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State Senate leader apologizes for TV blackout of hearing on Nov. 6 tax initiative
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SACRAMENTO  (AP) — Calling it a mistake, the leader of the state Senate apologized Monday for his office's last-minute decision not to televise a legislative hearing that included testimony about Gov. Jerry Brown's tax initiative on the November ballot.

Senate President Pro Tem Darrell Steinberg, D-Sacramento, took responsibility for last week's TV blackout. The lawmaker said he did not want footage from the hearing to be used by tax opponents in campaign ads.

"The rationale was that (I) didn't want the hearing to become political fodder because it involves the initiatives. It was a screw-up," Steinberg told reporters before Monday's floor session.

The decision drew public criticism and rebuke from the committee chairwoman, a fellow Democrat. Steinberg said he realized it was the wrong decision not to air the hearing on public-access television.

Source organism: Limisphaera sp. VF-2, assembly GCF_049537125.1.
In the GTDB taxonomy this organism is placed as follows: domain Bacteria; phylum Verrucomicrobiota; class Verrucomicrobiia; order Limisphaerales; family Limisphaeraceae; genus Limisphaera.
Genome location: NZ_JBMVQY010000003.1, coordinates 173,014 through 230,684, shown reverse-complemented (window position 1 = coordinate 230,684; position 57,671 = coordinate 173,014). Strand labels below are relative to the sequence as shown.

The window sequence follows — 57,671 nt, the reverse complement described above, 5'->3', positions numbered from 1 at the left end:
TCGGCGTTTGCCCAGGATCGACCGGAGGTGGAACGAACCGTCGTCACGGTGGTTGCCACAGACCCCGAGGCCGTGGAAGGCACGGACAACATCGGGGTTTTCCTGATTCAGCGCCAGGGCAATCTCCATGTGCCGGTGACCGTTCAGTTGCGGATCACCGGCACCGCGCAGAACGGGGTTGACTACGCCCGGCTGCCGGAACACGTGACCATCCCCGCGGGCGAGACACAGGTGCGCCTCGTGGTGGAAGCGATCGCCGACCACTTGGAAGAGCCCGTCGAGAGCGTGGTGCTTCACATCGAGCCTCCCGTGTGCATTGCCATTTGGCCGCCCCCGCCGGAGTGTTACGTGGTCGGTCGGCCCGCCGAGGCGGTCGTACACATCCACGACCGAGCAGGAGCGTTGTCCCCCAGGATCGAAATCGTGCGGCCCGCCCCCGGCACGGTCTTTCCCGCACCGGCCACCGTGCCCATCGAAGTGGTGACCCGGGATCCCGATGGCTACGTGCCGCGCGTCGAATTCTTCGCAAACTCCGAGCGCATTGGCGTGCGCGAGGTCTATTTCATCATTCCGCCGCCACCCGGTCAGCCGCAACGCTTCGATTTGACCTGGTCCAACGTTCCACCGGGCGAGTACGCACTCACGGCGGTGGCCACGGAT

"I value my relationship with members of the media and with the public and have always carried myself in an open and transparent manner," Steinberg said. "This was inconsistent with that. It was a mistake."

He pledged that it will not happen again on his watch.

The hearing was held last Wednesday and focused on tax-related initiatives on the November ballot, including the tax increase championed by Brown and Democratic lawmakers. Brown's initiative would temporarily raise the state sales tax by a quarter cent for five years and increase income taxes for people who make more than $250,000 a year for seven years to help balance the state budget.

Just a few weeks ago, Steinberg said he had "a few sleepless nights" during lawmakers' summer break worrying that pay raises given to legislative staffers could undermine support for the governor's tax initiative.

Steinberg defended the raises to more than 1,000 legislative employees while lawmakers were making deep budget cuts. But he said he recognized they could hurt Democrats' effort to pass a tax increase.

Opponents have used the pay raises as ammunition against the tax proposal.